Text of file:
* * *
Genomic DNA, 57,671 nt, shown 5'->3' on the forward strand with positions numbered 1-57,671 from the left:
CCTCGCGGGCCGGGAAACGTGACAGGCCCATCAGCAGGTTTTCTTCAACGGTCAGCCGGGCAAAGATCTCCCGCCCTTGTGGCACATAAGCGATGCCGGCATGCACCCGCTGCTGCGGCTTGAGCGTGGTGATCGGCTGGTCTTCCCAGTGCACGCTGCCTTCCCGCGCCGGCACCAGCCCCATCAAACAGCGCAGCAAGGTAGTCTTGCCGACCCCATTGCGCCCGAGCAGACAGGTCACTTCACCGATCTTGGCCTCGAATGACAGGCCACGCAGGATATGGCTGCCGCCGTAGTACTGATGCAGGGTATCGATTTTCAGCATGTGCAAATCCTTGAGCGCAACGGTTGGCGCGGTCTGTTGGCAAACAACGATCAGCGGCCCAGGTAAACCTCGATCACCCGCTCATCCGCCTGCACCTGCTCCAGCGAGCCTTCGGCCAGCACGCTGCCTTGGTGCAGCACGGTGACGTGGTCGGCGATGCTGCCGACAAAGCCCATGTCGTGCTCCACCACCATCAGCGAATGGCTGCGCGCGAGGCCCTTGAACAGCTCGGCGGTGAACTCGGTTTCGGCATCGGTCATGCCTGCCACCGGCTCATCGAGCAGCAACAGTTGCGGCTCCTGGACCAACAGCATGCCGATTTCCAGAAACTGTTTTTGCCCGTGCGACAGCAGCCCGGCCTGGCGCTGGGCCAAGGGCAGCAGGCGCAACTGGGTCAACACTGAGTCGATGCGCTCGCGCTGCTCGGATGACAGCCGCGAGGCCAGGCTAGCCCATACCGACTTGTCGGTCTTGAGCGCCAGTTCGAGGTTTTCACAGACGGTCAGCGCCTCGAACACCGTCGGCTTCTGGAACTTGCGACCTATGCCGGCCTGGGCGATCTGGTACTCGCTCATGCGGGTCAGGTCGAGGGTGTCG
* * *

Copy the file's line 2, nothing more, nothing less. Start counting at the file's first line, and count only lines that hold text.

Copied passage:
CCTCGCGGGCCGGGAAACGTGACAGGCCCATCAGCAGGTTTTCTTCAACGGTCAGCCGGGCAAAGATCTCCCGCCCTTGTGGCACATAAGCGATGCCGGCATGCACCCGCTGCTGCGGCTTGAGCGTGGTGATCGGCTGGTCTTCCCAGTGCACGCTGCCTTCCCGCGCCGGCACCAGCCCCATCAAACAGCGCAGCAAGGTAGTCTTGCCGACCCCATTGCGCCCGAGCAGACAGGTCACTTCACCGATCTTGGCCTCGAATGACAGGCCACGCAGGATATGGCTGCCGCCGTAGTACTGATGCAGGGTATCGATTTTCAGCATGTGCAAATCCTTGAGCGCAACGGTTGGCGCGGTCTGTTGGCAAACAACGATCAGCGGCCCAGGTAAACCTCGATCACCCGCTCATCCGCCTGCACCTGCTCCAGCGAGCCTTCGGCCAGCACGCTGCCTTGGTGCAGCACGGTGACGTGGTCGGCGATGCTGCCGACAAAGCCCATGTCGTGCTCCACCACCATCAGCGAATGGCTGCGCGCGAGGCCCTTGAACAGCTCGGCGGTGAACTCGGTTTCGGCATCGGTCATGCCTGCCACCGGCTCATCGAGCAGCAACAGTTGCGGCTCCTGGACCAACAGCATGCCGATTTCCAGAAACTGTTTTTGCCCGTGCGACAGCAGCCCGGCCTGGCGCTGGGCCAAGGGCAGCAGGCGCAACTGGGTCAACACTGAGTCGATGCGCTCGCGCTGCTCGGATGACAGCCGCGAGGCCAGGCTAGCCCATACCGACTTGTCGGTCTTGAGCGCCAGTTCGAGGTTTTCACAGACGGTCAGCGCCTCGAACACCGTCGGCTTCTGGAACTTGCGACCTATGCCGGCCTGGGCGATCTGGTACTCGCTCATGCGGGTCAGGTCGAGGGTGTCG